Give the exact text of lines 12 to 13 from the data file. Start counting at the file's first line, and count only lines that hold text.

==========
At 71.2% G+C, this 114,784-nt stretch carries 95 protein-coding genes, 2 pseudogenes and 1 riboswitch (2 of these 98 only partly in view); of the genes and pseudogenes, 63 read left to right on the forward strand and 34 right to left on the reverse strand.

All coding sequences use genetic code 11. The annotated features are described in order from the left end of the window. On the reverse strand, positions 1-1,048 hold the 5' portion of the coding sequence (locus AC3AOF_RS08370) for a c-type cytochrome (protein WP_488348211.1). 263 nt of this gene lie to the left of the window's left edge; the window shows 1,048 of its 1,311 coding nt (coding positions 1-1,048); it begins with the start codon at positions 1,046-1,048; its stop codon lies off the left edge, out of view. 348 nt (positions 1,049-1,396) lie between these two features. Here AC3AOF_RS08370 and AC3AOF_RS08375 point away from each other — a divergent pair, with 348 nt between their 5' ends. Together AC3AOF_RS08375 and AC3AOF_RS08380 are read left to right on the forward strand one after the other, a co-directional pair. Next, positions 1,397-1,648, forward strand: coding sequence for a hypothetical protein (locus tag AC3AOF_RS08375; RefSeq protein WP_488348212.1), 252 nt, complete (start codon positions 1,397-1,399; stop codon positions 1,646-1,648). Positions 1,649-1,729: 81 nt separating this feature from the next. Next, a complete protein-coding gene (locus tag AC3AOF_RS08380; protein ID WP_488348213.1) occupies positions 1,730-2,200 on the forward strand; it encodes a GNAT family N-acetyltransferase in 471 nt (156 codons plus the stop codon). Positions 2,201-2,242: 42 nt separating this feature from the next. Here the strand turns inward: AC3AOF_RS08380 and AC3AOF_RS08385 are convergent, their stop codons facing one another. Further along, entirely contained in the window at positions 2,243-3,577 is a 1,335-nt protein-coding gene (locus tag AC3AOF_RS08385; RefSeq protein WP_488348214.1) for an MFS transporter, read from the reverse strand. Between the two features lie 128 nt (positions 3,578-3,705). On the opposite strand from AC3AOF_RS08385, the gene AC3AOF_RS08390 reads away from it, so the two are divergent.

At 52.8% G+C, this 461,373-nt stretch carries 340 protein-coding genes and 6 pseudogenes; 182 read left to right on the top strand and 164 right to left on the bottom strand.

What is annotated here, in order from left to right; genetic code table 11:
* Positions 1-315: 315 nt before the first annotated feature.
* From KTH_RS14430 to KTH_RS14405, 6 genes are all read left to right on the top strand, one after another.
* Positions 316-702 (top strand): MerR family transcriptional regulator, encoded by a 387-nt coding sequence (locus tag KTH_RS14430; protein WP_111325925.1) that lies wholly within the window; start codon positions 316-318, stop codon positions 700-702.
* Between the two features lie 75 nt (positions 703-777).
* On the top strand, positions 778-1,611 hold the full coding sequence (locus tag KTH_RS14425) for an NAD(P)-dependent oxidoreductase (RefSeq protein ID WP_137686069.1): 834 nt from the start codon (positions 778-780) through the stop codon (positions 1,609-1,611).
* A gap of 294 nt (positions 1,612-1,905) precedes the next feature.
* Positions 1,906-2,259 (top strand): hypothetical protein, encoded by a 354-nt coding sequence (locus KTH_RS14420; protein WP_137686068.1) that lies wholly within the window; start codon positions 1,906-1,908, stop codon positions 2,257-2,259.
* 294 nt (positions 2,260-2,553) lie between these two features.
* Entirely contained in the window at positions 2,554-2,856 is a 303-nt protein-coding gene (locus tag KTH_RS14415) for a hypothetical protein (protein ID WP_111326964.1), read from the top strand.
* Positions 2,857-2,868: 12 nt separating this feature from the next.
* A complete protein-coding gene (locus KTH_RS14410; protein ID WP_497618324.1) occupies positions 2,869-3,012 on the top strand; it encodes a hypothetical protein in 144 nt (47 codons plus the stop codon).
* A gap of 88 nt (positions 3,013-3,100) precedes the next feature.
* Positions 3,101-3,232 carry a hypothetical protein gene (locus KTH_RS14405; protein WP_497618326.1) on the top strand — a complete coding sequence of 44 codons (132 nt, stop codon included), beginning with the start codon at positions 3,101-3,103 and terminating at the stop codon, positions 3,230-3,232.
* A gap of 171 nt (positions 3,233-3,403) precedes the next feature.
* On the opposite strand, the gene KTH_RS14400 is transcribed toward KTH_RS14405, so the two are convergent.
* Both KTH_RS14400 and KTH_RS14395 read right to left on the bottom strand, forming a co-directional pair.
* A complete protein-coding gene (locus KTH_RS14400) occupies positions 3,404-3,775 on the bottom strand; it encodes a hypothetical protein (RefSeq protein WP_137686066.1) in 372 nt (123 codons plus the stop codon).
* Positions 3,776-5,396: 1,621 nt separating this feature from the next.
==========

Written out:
* 294 nt (positions 2,260-2,553) lie between these two features.
* Entirely contained in the window at positions 2,554-2,856 is a 303-nt protein-coding gene (locus tag KTH_RS14415) for a hypothetical protein (protein ID WP_111326964.1), read from the top strand.